Really? I think it's a win win, since we'll see 2 artists we like getting a chance to show their stuff when it really counts. That matchup says win all over it. The fact that one person "goes home" afterwards after getting so much good experience and publicity makes being a loser, in this context, a pretty darn nice consolation prize. Any "loss" that puts me up in front of a million people in a favorable manner is a loss I'll happily take. Yea winning the whole banana would be *nicer*, but losing the game at this point is still a pretty huge win I think. These matchups are WIN for everyone.

  • Dark Raven XDark Raven X The woods are lovely dark and deepRegistered User regular
    Took a few weeks off, all caught up with a Strip Search Dump.

    Abby continues to be da best, naturally.

    That said! I did note that Abby's only tangentially used one of the topics, much the same way Amy's did (when they gave her so much shit for it) and that's kinda weird.

    I mean, it was so funny that maybe it didn't matter.

    But still.

    And miles to go before I sleep.
  • ahdokahdok Figment of your imagination Registered User regular
    Okay, I'll try properly. The comic isn't ironic in any way, there is no irony here. It is pure unbridled absurdity. The humour in the second panel comes from the absurdity of the situation. The humour in the third panel can be read in many different ways, depending on how you look at it. The humour at the end just comes from an escalation of the absurdity.

    This isn't wordplay, or a pun, or irony, or situation comedy. It's not even really slapstick. It's just ridiculous, and it's funny because it's ridiculous. There's an immediacy in the punch that comes from the surprise, so either you laugh or you don't - you're not going to laugh after you sit down and think about it.

    http://www.socksandpuppets.com for comics, art and other junk.
    Spman2099Azamino
  • GiftsOfMenGiftsOfMen Registered User regular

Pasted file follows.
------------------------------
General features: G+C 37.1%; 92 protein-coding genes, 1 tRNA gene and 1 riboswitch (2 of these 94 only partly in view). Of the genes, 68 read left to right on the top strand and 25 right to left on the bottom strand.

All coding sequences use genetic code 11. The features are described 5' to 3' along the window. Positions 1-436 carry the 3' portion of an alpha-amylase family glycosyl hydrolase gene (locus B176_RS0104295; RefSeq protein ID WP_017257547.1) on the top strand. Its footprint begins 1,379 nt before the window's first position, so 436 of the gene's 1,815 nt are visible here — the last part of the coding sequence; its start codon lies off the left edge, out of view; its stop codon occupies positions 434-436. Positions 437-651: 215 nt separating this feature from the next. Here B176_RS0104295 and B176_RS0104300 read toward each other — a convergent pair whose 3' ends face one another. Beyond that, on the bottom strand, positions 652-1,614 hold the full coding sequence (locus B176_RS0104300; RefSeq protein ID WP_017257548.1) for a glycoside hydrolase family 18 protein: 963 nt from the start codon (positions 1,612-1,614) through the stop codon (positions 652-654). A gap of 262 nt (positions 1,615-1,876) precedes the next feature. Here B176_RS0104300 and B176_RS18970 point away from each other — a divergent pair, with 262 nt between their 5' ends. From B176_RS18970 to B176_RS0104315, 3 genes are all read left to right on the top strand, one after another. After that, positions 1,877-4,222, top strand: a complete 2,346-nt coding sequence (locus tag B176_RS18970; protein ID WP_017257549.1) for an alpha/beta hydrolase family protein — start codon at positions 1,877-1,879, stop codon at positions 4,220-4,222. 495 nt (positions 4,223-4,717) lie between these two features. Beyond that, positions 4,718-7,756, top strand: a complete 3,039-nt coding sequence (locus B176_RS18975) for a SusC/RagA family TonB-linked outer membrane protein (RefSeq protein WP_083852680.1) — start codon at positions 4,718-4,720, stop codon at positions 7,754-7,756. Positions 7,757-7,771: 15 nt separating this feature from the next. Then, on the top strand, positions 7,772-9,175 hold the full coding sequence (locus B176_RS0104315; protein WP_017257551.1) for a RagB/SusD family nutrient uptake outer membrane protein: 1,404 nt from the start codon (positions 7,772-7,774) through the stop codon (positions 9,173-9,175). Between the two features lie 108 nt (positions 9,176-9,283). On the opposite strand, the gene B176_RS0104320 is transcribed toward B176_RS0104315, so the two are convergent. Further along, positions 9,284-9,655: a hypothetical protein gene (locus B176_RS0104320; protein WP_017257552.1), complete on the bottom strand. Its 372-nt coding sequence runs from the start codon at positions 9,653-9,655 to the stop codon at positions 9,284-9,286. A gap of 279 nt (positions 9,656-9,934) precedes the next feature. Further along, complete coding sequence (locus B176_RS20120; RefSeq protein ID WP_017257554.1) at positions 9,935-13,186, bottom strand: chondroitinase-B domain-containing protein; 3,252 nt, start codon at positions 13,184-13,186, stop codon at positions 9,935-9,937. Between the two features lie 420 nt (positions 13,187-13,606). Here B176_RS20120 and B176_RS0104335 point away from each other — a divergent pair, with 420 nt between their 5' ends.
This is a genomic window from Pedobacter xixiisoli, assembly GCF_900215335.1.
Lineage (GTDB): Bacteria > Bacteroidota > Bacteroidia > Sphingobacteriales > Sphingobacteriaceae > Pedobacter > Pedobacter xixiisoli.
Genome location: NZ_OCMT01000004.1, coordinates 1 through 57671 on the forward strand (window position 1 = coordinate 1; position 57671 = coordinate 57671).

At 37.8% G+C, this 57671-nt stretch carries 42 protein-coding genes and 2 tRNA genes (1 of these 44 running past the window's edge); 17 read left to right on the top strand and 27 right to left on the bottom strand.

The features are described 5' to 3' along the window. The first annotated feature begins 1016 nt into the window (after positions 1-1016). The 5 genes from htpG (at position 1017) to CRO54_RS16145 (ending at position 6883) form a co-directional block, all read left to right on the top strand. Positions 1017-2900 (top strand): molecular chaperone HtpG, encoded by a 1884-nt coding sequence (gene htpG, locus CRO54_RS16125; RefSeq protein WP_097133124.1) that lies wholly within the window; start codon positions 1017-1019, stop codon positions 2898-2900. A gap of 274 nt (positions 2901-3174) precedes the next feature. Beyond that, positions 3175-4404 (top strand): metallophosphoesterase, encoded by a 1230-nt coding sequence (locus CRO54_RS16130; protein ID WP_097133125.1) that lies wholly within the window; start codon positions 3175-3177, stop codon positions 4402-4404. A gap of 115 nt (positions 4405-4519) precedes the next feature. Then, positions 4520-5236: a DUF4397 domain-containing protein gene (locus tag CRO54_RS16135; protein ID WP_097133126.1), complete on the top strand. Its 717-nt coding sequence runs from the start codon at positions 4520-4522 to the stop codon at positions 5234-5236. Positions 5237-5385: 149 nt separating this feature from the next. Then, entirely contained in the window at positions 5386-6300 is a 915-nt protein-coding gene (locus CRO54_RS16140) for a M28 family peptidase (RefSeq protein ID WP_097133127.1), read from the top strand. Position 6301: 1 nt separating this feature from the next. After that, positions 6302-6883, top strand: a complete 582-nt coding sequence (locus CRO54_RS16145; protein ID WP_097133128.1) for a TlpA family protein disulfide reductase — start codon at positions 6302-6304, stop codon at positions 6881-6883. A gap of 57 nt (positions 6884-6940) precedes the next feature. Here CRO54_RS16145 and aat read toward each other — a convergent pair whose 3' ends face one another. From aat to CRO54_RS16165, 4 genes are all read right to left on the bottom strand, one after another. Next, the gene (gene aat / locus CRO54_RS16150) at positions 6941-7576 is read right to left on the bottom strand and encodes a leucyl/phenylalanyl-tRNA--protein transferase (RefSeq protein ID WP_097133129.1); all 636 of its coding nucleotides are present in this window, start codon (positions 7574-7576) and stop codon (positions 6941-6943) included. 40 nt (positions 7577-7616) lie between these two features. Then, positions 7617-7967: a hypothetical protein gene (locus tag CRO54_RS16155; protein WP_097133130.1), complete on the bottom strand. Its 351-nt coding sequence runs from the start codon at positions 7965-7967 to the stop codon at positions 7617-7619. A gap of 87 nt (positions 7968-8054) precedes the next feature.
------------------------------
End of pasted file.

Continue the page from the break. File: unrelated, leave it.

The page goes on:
Abby's been my favorite since I checked out the artist profiles before the first episode aired. Team Abby!

  • SejarkiSejarki Registered User regular
    I don't feel like we're talking about the tangent in Tavis's comic enough.

    MekkaBemarecksaykay
  • sketchitysketchity Registered User regular
    edited May 2013
    @Ahdok from merriam-webster: "Irony - 3a (1) : incongruity between the actual result of a sequence of events and the normal or expected result (2) : an event or result marked by such incongruity"

    @DarkRavenX amy only mentioned mermaids, and then goes so far as to say that mermaids are not what the characters are talking about in the comic. abby doesn't directly depict the challenge topic, either, but it is an off-screen actor that definitely has a major impact on the situation depicted.

    sketchity on
    parmeisan
  • LampLamp Registered User regular
    edited May 2013
    sketchity wrote: »
    @Ahdok from merriam-webster: "Irony - 3a (1) : incongruity between the actual result of a sequence of events and the normal or expected result (2) : an event or result marked by such incongruity"

    Yep. I think some of the colloquial understandings of the term fall a bit short. There are different types of irony and IMO the situation portrayed by Abby's comic easily qualifies as situation irony, as described above. Check the Wikipedia entry: http://en.wikipedia.org/wiki/Irony


    BUT I'd rather not argue over semantics when it's really irrelevant to the main point, which is that the humor in Abby's comic definitely does not come from pure silliness or ridiculousness. It comes from characters reacting to a silly situation in an unexpected way. A live cat being grafted onto a patient's skin for no apparent reason is plenty ridiculous by itself, but played a certain way that premise could easily be horrifying instead of funny. The humor in the strip exists because those expectations are turned on their head.

    Lamp on
    WordLustparmeisanBucho
  • FrodoLivesFrodoLives Registered User regular